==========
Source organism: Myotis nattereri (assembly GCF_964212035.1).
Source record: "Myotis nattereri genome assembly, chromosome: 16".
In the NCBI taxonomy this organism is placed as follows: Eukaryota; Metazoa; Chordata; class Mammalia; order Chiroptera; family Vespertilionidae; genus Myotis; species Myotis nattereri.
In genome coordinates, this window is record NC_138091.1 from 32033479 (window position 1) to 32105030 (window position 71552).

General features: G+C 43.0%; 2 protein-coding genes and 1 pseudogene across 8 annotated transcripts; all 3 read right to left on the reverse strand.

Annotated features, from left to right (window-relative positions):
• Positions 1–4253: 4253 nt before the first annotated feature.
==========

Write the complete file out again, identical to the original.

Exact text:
Source organism: Myotis nattereri (assembly GCF_964212035.1).
Source record: "Myotis nattereri genome assembly, chromosome: 16".
In the NCBI taxonomy this organism is placed as follows: Eukaryota; Metazoa; Chordata; class Mammalia; order Chiroptera; family Vespertilionidae; genus Myotis; species Myotis nattereri.
In genome coordinates, this window is record NC_138091.1 from 32033479 (window position 1) to 32105030 (window position 71552).

General features: G+C 43.0%; 2 protein-coding genes and 1 pseudogene across 8 annotated transcripts; all 3 read right to left on the reverse strand.

Annotated features, from left to right (window-relative positions):
• Positions 1–4253: 4253 nt before the first annotated feature.